Présentation de l'éditeur
Nash’s masterful feat of weaving together this story should give pause to anyone who trusts the integrity of the judicial system. Nash shows just how easily the social networks of powerful people within a local court system can lead to an influential person manipulating the process and infringing on the rights of ordinary Americans."
--Victoria Hewlett in The Somerville News Weekly On a hot night in July 1995, Janet Downing, a 42-year-old mother of four, was brutally stabbed 98 times in her home in Somerville, a city two miles northwest of Boston. Within hours, a suspect was identified: 15-year-old Eddie O’Brien, the best friend of one of Janet’s sons.
But why Eddie? He had no prior history of criminal behavior. He was not mentally ill. He had neither motive nor opportunity to commit the crime. Others had both. Yet none of that mattered because powers far beyond his Somerville neighborhood decided that Eddie needed to be guilty.
As laid out in THE POLITICS OF MURDER, the timing of this case did not bode well for Eddie. A movement hoping to stop the supposed rise of young “superpredators” was sweeping the nation, and juvenile offenders were the targets. Both the Massachusetts governor and an elected district attorney who personally litigated this case supported juvenile justice reform, and both aspired to higher offices.
Eddie O’Brien’s case garnered both local and national publicity: He was the youthful Irish Catholic boy next door. His grandfather was the retired chief of the Somerville Police Department. Court TV covered the trial in adult court gavel to gavel, calling it the altar boy murder case. His highly publicized case changed the juvenile laws in Massachusetts. Other states began to follow suit. But did the justice system fail Eddie?
That’s the contention of author-attorney Margo Nash in her explosive expose, THE POLITICS OF MURDER. Appointed Eddie’s guardian ad litem, Nash attended every court session and eventually gained access to all his files. Now after painstaking research and examination of each step of the investigation, trial transcripts and the forensic evidence, Nash makes the case that Eddie could not have committed the crime and that other viable suspects were never properly considered.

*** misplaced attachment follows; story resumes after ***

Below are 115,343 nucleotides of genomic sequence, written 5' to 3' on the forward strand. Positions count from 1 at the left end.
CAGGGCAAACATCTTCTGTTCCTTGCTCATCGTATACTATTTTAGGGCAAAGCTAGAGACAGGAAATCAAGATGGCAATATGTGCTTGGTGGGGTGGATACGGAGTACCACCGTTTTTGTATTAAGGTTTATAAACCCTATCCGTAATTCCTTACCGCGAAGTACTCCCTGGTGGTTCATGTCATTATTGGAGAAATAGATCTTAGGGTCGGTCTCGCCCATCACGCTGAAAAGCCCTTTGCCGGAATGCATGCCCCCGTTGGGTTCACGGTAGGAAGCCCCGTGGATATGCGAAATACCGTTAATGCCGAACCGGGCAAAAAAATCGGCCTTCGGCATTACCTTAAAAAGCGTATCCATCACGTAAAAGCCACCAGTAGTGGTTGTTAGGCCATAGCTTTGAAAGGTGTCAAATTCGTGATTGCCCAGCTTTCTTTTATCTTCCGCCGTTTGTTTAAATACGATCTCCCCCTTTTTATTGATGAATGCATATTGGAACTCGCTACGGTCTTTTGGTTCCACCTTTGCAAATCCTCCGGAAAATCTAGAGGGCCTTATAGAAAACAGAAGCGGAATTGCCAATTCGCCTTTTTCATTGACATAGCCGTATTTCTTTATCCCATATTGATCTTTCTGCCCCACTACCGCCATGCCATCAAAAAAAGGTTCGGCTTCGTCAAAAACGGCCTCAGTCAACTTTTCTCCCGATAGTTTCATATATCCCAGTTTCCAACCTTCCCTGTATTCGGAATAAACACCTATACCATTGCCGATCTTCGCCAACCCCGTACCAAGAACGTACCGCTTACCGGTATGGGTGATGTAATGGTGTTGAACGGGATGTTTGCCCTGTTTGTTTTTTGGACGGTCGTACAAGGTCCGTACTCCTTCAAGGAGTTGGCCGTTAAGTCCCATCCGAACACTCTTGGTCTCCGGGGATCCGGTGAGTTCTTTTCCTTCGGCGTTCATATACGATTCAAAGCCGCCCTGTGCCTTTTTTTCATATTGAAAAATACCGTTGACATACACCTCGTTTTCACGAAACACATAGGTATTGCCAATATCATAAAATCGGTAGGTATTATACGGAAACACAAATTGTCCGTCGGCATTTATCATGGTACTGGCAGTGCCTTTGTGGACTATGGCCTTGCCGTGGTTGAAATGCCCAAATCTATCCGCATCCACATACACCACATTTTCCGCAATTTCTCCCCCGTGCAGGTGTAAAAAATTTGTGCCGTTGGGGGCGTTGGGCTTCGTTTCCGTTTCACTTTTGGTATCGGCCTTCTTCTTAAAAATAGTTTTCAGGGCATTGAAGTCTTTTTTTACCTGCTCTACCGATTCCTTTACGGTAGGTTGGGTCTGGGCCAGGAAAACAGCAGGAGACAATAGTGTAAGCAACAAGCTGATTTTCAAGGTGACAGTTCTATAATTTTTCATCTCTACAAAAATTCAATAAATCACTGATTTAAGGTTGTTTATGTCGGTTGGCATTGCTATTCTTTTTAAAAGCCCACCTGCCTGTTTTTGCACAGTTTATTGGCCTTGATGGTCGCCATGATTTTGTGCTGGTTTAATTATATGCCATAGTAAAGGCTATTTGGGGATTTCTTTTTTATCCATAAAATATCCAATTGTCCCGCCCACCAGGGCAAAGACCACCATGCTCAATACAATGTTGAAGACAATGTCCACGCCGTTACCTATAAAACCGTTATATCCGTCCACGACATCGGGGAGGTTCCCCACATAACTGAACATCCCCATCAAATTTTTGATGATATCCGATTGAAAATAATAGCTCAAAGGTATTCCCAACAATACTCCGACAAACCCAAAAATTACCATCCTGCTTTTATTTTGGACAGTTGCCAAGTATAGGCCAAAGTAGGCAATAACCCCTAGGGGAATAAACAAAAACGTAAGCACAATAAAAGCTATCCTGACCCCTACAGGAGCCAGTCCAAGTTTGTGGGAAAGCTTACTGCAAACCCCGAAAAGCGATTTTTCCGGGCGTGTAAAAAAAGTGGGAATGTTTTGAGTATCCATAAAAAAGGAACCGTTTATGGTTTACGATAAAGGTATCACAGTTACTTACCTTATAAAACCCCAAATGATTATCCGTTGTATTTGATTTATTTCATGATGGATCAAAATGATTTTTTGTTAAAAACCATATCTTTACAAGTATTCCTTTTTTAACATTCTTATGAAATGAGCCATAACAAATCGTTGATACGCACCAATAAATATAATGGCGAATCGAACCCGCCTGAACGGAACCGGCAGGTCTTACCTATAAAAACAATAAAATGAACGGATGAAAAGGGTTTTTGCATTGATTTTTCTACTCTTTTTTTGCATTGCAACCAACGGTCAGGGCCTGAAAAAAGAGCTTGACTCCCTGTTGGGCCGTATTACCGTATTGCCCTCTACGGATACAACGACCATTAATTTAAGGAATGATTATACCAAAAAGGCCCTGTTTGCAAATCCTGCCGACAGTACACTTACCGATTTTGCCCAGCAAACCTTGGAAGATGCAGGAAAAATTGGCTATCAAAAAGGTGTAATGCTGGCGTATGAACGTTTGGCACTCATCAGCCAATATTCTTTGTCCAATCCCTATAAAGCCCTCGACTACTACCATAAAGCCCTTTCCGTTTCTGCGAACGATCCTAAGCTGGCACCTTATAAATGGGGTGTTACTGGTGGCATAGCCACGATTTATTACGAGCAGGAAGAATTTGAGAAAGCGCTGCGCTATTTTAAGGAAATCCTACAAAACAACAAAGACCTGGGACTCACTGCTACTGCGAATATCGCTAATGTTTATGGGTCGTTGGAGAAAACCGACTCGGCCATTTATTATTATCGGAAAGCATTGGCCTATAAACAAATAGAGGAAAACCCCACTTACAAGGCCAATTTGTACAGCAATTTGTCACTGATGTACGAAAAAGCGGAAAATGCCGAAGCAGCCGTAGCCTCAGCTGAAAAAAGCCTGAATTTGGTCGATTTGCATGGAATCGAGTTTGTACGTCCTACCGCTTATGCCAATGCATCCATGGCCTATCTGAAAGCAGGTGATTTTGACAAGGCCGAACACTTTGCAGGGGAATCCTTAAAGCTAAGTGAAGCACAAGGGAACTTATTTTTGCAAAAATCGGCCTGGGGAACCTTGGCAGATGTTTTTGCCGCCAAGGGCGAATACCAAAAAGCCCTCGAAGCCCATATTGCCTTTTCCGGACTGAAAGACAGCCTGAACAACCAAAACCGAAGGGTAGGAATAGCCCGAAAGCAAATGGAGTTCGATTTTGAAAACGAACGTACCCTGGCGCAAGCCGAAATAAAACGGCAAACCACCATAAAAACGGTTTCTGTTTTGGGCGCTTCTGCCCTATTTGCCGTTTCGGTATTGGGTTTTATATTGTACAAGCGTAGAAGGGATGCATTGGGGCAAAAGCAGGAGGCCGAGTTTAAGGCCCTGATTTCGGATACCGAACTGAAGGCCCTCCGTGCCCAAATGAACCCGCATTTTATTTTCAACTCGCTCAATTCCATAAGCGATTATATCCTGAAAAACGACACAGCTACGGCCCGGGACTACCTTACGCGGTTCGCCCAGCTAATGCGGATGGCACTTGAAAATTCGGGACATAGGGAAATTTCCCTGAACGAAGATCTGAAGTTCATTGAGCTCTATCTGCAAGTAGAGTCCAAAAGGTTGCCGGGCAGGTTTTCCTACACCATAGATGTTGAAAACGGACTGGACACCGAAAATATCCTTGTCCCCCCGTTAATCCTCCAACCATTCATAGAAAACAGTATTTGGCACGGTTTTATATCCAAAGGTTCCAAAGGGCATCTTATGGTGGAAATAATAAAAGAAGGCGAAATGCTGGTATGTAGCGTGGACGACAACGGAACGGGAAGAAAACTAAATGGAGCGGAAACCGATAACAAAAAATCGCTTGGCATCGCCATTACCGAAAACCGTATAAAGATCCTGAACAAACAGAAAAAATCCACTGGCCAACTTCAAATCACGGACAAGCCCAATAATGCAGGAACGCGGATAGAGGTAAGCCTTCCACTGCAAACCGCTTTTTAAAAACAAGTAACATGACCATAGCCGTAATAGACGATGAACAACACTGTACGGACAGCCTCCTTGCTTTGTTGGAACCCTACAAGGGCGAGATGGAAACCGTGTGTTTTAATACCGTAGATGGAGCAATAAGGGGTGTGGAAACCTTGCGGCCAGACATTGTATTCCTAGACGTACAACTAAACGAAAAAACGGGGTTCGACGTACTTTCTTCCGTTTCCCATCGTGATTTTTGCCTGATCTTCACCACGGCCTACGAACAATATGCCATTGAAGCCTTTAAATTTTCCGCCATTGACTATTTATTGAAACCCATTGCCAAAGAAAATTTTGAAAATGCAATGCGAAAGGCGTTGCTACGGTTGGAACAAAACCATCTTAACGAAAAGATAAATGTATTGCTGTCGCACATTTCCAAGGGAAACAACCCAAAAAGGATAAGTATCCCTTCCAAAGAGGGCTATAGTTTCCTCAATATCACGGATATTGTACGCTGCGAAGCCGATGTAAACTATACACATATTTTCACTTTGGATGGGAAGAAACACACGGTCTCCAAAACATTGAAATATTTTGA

The Innocence Program has recently taken on Eddie’s case. Now readers can decide if politics sent an innocent boy to adult prison for the rest of his life."A chilling story about corruption, political power and a stacked judicial system in Massachusetts."
--John Ferak, bestselling author of FAILURE OF JUSTICE.
Biographie de l'auteur
Writing has always been an essential part of my life, but I never aspired to become a published author. Nor did I ever dream that I would write a book that could impact the life of a man who was falsely accused and convicted of a heinous murder. My early writing was personal and private, but when I got my first job as an editorial and teaching assistant at the Massachusetts Institute of Technology, I started to share my writing with others. After the MIT job ended, I became a social worker with the City of Boston. My job was to help disadvantaged inner-city youth finish high school by supporting them in their schoolwork and matching them with jobs that would inspire them to stay in school and build a future. I had two life-changing experiences during my time as a social worker. Early on, I worked with a young man who had a history of trouble with the police. On the surface, there seemed to be little hope for him. He deeply identified with the inner-city lifestyle and was uncomfortable communicating with people outside his group. But soon after he started his job at the hospital, I witnessed him undergo a total transformation; he became a confident, productive individual who interacted well with people at all levels. He was also able to save enough money to buy his dream car. I later worked with a young man who seemed to have everything going for him. He was well-spoken and knew how to present himself, and I thought that the Massachusetts College of Art would be a good job match for him. Everyone there loved him, but after a while things fell apart. He began to steal from the college’s art store, which seemed to be totally out of character for him. He lost the job and five years later he was convicted of murdering an elderly woman he cared for has a home health aide. These two cases taught me how wrong the assumptions we make about people can be.